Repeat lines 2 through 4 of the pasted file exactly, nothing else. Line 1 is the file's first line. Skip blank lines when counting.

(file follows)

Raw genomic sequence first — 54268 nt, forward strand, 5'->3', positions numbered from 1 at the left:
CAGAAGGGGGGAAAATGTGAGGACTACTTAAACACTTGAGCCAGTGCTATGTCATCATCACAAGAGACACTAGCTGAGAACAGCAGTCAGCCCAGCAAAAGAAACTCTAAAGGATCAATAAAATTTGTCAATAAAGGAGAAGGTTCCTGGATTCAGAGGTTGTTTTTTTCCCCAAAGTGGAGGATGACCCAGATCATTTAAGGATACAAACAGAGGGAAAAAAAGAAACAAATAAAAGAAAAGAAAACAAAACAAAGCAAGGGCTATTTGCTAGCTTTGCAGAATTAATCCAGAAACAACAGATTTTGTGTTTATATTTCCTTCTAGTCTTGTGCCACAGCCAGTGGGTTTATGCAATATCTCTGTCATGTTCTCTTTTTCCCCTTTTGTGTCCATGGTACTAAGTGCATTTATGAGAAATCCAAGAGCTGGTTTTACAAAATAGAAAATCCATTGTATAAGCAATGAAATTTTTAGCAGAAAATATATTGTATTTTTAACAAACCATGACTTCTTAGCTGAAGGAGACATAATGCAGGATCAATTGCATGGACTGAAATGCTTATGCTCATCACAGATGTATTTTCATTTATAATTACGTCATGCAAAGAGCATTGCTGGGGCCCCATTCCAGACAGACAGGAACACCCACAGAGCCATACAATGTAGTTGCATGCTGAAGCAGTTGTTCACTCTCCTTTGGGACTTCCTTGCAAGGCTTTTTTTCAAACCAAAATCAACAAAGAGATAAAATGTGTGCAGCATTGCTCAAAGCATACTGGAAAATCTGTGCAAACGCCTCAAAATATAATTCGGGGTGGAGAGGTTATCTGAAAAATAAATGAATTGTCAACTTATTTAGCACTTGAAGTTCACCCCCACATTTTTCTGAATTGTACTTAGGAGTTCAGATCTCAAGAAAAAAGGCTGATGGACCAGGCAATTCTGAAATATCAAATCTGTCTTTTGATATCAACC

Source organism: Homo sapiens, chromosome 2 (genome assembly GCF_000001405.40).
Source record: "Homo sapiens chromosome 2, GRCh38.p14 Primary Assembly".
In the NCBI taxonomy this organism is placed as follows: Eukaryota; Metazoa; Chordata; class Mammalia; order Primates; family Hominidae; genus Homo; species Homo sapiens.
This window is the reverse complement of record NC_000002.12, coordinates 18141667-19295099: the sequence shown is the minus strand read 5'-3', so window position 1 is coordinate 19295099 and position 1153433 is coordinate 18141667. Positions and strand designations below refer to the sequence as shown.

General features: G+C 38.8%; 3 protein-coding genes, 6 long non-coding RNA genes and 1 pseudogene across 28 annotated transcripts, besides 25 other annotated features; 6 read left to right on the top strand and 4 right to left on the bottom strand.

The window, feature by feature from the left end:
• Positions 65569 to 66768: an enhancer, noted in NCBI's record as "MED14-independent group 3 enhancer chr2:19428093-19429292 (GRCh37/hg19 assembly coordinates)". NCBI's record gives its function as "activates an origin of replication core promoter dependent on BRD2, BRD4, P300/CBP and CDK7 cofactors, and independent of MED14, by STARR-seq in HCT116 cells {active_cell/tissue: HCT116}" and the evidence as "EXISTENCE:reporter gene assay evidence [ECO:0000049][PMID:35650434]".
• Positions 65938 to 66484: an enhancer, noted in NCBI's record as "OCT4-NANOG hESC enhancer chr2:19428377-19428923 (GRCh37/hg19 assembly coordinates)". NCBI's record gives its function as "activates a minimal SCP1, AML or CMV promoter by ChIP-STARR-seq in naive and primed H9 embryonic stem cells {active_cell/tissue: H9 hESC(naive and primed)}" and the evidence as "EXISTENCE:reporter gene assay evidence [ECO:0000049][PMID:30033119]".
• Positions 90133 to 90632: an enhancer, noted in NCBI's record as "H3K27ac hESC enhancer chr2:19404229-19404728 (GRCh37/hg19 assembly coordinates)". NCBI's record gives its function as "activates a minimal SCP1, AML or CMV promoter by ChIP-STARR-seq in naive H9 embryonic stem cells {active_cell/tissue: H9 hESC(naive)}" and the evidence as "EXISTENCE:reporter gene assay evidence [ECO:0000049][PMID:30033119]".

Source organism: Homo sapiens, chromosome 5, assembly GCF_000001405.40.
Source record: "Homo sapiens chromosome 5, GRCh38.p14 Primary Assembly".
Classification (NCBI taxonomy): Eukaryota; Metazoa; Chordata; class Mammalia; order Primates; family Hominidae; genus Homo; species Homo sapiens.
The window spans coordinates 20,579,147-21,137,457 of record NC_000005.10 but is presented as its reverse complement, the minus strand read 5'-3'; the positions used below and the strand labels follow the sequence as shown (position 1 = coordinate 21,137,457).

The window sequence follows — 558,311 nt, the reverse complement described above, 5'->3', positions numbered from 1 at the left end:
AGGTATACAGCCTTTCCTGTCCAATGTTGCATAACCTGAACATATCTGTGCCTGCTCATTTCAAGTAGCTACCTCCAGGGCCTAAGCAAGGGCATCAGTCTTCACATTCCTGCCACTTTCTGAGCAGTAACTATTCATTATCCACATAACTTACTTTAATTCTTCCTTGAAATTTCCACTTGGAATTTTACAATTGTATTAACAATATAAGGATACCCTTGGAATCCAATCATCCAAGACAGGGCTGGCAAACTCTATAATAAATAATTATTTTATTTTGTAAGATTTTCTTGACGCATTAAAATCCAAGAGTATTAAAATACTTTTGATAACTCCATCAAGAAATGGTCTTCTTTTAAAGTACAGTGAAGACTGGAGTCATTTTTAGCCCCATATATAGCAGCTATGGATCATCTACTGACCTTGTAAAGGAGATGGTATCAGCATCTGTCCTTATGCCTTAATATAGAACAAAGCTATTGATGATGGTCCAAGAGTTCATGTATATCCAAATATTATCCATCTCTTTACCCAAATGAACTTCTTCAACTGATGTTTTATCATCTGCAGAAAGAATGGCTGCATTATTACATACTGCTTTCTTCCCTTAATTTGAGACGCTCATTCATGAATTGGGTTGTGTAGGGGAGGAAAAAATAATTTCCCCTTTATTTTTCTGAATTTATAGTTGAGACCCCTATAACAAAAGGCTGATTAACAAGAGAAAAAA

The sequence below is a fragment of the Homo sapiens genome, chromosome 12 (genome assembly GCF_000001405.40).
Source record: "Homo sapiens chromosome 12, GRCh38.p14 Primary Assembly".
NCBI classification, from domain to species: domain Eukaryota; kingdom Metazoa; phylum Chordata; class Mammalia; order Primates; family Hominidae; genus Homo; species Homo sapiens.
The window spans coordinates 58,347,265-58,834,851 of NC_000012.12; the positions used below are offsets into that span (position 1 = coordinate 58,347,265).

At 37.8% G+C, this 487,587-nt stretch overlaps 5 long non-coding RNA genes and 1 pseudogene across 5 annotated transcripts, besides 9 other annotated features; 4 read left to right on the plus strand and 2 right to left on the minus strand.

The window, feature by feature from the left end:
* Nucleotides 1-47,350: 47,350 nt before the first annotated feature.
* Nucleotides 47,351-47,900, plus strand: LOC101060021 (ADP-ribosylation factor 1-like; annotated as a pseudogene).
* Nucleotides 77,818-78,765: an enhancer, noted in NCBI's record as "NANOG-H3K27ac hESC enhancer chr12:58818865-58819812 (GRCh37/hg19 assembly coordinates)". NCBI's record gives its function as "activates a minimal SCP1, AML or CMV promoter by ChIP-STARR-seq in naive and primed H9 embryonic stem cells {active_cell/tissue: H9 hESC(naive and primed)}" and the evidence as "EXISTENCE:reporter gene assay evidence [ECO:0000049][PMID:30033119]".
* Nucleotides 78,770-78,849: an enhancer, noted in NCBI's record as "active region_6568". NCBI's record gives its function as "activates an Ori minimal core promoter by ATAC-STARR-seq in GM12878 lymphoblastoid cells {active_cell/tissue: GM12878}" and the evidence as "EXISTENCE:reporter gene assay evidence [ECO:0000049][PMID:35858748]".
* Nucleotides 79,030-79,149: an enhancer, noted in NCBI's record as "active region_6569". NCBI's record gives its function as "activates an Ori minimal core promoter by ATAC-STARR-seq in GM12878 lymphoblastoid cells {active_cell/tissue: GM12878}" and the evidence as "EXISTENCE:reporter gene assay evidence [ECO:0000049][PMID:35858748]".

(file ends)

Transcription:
CAGAAGGGGGGAAAATGTGAGGACTACTTAAACACTTGAGCCAGTGCTATGTCATCATCACAAGAGACACTAGCTGAGAACAGCAGTCAGCCCAGCAAAAGAAACTCTAAAGGATCAATAAAATTTGTCAATAAAGGAGAAGGTTCCTGGATTCAGAGGTTGTTTTTTTCCCCAAAGTGGAGGATGACCCAGATCATTTAAGGATACAAACAGAGGGAAAAAAAGAAACAAATAAAAGAAAAGAAAACAAAACAAAGCAAGGGCTATTTGCTAGCTTTGCAGAATTAATCCAGAAACAACAGATTTTGTGTTTATATTTCCTTCTAGTCTTGTGCCACAGCCAGTGGGTTTATGCAATATCTCTGTCATGTTCTCTTTTTCCCCTTTTGTGTCCATGGTACTAAGTGCATTTATGAGAAATCCAAGAGCTGGTTTTACAAAATAGAAAATCCATTGTATAAGCAATGAAATTTTTAGCAGAAAATATATTGTATTTTTAACAAACCATGACTTCTTAGCTGAAGGAGACATAATGCAGGATCAATTGCATGGACTGAAATGCTTATGCTCATCACAGATGTATTTTCATTTATAATTACGTCATGCAAAGAGCATTGCTGGGGCCCCATTCCAGACAGACAGGAACACCCACAGAGCCATACAATGTAGTTGCATGCTGAAGCAGTTGTTCACTCTCCTTTGGGACTTCCTTGCAAGGCTTTTTTTCAAACCAAAATCAACAAAGAGATAAAATGTGTGCAGCATTGCTCAAAGCATACTGGAAAATCTGTGCAAACGCCTCAAAATATAATTCGGGGTGGAGAGGTTATCTGAAAAATAAATGAATTGTCAACTTATTTAGCACTTGAAGTTCACCCCCACATTTTTCTGAATTGTACTTAGGAGTTCAGATCTCAAGAAAAAAGGCTGATGGACCAGGCAATTCTGAAATATCAAATCTGTCTTTTGATATCAACC

Source organism: Homo sapiens, chromosome 2 (genome assembly GCF_000001405.40).
Source record: "Homo sapiens chromosome 2, GRCh38.p14 Primary Assembly".